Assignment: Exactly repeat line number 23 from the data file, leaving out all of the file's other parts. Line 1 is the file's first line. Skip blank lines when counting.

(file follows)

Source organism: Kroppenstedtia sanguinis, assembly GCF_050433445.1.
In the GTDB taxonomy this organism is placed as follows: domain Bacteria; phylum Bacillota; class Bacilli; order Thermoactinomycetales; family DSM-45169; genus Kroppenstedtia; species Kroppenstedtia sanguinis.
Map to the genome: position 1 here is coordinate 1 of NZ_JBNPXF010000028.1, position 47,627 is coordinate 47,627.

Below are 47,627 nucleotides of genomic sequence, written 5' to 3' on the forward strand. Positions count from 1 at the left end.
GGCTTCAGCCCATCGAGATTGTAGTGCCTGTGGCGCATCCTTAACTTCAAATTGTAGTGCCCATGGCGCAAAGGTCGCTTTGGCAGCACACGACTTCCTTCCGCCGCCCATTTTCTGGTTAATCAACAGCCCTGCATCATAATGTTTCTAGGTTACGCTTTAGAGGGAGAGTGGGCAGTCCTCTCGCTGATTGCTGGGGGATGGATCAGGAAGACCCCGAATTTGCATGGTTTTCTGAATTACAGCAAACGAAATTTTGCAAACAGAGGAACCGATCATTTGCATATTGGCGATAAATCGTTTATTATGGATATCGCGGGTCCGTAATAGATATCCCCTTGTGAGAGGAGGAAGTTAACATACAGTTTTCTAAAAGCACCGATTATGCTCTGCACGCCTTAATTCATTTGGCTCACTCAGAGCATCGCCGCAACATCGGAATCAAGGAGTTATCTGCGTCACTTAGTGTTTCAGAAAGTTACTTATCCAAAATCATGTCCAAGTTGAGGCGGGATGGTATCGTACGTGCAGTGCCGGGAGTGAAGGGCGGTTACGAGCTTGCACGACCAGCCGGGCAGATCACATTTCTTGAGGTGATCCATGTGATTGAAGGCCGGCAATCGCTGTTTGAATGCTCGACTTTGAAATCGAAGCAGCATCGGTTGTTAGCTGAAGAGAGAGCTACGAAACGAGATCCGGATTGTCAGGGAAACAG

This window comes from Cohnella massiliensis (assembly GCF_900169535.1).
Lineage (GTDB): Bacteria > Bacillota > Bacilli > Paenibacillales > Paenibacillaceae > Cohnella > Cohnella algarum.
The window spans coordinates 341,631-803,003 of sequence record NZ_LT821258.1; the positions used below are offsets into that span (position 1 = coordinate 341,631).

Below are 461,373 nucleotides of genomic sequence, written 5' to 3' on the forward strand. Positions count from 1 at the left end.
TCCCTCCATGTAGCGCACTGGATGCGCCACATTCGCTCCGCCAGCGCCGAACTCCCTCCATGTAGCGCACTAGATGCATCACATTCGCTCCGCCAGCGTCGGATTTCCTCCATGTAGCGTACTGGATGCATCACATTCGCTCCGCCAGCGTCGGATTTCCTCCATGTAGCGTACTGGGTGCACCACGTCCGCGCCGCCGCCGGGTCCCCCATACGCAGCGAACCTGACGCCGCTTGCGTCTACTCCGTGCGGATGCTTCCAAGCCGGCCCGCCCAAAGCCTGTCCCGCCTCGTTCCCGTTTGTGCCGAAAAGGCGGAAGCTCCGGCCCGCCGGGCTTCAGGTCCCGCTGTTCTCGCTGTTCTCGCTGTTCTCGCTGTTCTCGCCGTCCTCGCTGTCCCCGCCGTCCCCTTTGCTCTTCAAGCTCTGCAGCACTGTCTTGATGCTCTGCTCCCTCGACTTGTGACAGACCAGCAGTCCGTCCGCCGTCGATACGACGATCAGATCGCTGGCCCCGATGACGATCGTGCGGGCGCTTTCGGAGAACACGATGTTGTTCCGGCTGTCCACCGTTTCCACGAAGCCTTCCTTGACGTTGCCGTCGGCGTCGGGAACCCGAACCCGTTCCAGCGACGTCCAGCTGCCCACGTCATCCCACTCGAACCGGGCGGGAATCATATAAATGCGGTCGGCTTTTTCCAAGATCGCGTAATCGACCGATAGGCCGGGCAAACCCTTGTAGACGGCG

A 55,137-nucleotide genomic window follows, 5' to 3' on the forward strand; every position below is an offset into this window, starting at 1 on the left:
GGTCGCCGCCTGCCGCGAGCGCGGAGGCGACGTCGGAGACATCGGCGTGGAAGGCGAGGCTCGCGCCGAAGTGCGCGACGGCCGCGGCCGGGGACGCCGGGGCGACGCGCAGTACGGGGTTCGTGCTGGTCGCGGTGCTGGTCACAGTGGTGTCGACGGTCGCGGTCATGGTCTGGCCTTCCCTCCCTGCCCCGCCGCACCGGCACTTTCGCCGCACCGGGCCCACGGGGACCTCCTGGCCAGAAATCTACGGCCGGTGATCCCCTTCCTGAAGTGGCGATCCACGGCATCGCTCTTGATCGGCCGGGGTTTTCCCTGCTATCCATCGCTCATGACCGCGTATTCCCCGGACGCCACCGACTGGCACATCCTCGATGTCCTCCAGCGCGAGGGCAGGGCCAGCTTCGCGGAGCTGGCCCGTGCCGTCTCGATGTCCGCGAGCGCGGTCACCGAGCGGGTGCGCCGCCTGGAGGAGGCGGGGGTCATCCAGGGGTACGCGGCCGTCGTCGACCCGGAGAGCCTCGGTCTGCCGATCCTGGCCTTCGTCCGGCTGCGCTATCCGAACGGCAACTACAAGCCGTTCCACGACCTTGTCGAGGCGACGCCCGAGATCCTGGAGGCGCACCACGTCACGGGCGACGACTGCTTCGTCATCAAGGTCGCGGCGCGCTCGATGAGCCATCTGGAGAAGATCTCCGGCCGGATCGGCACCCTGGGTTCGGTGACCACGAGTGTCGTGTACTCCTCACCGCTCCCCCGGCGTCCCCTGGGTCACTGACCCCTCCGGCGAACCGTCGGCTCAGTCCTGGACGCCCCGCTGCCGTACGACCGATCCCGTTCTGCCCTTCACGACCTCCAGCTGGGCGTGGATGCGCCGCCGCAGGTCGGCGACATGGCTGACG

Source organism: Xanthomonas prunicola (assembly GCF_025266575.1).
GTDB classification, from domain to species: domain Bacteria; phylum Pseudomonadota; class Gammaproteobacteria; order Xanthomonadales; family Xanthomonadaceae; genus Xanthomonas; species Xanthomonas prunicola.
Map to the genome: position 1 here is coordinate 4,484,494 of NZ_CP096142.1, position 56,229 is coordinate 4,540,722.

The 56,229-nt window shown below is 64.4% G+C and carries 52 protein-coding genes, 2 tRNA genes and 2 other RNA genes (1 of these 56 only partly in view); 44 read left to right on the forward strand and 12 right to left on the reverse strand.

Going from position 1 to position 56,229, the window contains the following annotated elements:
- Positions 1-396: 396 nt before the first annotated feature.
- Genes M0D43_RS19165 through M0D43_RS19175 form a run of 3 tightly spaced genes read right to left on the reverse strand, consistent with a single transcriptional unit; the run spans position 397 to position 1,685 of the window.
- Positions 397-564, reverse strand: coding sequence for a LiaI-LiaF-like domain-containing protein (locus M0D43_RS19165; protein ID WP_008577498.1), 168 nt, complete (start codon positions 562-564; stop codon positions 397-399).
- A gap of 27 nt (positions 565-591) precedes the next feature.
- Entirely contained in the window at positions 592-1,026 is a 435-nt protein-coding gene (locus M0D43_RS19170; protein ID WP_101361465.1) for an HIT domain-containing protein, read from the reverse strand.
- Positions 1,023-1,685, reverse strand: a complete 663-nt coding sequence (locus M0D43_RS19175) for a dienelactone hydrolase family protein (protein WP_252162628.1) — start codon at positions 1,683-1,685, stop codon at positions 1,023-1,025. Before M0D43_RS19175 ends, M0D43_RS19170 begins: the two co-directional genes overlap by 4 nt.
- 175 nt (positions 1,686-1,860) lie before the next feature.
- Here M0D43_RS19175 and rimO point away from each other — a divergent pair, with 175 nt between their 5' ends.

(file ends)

- Positions 1,023-1,685, reverse strand: a complete 663-nt coding sequence (locus M0D43_RS19175) for a dienelactone hydrolase family protein (protein WP_252162628.1) — start codon at positions 1,683-1,685, stop codon at positions 1,023-1,025. Before M0D43_RS19175 ends, M0D43_RS19170 begins: the two co-directional genes overlap by 4 nt.